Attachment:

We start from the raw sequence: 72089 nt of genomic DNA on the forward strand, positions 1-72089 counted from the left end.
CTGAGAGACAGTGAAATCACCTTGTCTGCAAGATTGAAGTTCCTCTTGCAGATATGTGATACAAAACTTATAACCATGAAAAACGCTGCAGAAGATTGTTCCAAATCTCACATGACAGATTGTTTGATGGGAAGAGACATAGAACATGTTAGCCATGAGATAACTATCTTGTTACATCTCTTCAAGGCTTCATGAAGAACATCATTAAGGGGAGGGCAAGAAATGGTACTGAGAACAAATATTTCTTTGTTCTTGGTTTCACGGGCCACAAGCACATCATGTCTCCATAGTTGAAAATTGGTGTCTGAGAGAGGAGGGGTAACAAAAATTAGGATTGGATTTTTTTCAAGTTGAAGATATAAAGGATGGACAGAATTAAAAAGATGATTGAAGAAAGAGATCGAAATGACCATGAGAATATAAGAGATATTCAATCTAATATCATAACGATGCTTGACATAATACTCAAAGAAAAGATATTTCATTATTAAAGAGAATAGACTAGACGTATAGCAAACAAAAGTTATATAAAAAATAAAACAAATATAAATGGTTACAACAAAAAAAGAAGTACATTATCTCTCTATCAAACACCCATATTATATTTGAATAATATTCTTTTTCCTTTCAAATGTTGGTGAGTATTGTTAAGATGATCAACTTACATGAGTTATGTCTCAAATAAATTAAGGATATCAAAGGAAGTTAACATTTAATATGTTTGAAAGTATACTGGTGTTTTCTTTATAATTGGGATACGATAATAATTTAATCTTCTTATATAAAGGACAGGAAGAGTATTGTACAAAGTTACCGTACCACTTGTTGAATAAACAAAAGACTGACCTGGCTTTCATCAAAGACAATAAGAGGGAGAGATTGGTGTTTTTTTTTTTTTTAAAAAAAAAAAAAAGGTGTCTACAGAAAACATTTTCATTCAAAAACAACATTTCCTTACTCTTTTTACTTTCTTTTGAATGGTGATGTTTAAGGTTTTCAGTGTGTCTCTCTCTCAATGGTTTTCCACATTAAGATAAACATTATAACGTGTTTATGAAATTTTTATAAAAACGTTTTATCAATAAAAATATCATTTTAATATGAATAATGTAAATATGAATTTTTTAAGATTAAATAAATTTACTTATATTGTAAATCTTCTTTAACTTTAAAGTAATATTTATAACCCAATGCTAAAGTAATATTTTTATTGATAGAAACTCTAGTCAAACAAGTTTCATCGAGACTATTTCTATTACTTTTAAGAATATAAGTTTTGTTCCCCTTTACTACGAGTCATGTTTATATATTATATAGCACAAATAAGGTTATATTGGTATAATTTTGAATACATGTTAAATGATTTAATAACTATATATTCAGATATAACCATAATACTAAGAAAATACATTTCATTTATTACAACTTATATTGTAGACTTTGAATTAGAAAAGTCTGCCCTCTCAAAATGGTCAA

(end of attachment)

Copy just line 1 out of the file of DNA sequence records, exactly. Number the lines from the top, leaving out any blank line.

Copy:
We start from the raw sequence: 72089 nt of genomic DNA on the forward strand, positions 1-72089 counted from the left end.